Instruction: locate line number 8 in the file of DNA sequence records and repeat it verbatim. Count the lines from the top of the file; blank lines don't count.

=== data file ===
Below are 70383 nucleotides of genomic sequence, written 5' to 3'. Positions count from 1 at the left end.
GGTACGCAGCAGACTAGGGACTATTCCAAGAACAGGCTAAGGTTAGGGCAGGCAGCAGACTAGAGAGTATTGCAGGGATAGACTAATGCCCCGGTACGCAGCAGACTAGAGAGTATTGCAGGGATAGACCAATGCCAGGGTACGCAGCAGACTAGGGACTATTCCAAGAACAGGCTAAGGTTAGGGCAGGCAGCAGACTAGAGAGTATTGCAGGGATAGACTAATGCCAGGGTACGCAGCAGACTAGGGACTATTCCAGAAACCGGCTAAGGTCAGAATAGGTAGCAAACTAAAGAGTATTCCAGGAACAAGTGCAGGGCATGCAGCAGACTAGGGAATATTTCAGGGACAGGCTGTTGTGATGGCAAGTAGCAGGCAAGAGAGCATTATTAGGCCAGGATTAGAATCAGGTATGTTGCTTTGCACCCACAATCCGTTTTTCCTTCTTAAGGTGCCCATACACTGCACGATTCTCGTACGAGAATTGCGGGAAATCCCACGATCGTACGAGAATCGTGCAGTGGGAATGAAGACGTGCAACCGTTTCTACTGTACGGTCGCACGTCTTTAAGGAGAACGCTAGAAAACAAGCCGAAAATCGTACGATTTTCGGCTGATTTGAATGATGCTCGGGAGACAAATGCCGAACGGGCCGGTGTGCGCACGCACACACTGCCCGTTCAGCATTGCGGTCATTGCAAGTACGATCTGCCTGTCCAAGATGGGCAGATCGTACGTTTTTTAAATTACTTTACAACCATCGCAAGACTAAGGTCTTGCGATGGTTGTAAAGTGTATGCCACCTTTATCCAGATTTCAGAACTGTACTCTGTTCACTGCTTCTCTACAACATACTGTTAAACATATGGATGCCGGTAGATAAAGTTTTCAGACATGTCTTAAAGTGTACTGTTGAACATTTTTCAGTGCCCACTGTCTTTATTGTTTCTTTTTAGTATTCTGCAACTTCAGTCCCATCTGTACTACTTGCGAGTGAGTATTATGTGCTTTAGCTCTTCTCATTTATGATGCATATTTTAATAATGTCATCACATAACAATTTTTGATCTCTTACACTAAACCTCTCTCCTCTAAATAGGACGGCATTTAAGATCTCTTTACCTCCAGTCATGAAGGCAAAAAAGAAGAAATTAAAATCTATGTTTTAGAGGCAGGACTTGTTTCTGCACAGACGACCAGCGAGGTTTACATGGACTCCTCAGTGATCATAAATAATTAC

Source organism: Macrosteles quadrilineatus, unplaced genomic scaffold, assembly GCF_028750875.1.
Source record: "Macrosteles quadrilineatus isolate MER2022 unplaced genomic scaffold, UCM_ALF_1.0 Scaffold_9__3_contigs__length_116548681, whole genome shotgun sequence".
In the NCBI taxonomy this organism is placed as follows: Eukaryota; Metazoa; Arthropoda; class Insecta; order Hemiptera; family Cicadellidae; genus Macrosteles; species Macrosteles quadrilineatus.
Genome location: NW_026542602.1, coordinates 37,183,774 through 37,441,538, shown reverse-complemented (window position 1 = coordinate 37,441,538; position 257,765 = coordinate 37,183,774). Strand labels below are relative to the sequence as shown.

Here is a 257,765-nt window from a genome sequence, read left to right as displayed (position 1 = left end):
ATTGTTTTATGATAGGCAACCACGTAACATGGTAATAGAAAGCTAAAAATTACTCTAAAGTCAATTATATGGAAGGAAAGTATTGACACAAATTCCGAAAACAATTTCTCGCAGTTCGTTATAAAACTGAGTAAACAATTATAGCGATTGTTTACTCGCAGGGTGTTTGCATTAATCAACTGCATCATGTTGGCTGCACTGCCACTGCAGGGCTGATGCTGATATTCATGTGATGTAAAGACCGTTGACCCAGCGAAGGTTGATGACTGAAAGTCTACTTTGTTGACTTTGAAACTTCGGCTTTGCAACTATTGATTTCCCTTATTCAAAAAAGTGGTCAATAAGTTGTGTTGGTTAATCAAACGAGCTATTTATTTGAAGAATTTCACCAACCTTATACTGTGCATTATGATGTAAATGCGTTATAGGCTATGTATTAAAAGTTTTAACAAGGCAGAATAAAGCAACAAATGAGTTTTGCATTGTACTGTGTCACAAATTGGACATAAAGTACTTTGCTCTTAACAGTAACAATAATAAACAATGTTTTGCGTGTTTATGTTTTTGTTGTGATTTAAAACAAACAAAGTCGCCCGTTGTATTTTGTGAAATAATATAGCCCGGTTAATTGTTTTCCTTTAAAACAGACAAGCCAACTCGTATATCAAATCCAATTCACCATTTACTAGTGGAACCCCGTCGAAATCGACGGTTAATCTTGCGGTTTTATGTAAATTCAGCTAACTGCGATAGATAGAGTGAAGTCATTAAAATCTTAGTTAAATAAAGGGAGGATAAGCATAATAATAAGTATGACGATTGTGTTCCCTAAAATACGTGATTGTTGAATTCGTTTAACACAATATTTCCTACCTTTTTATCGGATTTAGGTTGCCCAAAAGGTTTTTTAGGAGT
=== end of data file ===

ATTGTTTTATGATAGGCAACCACGTAACATGGTAATAGAAAGCTAAAAATTACTCTAAAGTCAATTATATGGAAGGAAAGTATTGACACAAATTCCGAAAACAATTTCTCGCAGTTCGTTATAAAACTGAGTAAACAATTATAGCGATTGTTTACTCGCAGGGTGTTTGCATTAATCAACTGCATCATGTTGGCTGCACTGCCACTGCAGGGCTGATGCTGATATTCATGTGATGTAAAGACCGTTGACCCAGCGAAGGTTGATGACTGAAAGTCTACTTTGTTGACTTTGAAACTTCGGCTTTGCAACTATTGATTTCCCTTATTCAAAAAAGTGGTCAATAAGTTGTGTTGGTTAATCAAACGAGCTATTTATTTGAAGAATTTCACCAACCTTATACTGTGCATTATGATGTAAATGCGTTATAGGCTATGTATTAAAAGTTTTAACAAGGCAGAATAAAGCAACAAATGAGTTTTGCATTGTACTGTGTCACAAATTGGACATAAAGTACTTTGCTCTTAACAGTAACAATAATAAACAATGTTTTGCGTGTTTATGTTTTTGTTGTGATTTAAAACAAACAAAGTCGCCCGTTGTATTTTGTGAAATAATATAGCCCGGTTAATTGTTTTCCTTTAAAACAGACAAGCCAACTCGTATATCAAATCCAATTCACCATTTACTAGTGGAACCCCGTCGAAATCGACGGTTAATCTTGCGGTTTTATGTAAATTCAGCTAACTGCGATAGATAGAGTGAAGTCATTAAAATCTTAGTTAAATAAAGGGAGGATAAGCATAATAATAAGTATGACGATTGTGTTCCCTAAAATACGTGATTGTTGAATTCGTTTAACACAATATTTCCTACCTTTTTATCGGATTTAGGTTGCCCAAAAGGTTTTTTAGGAGT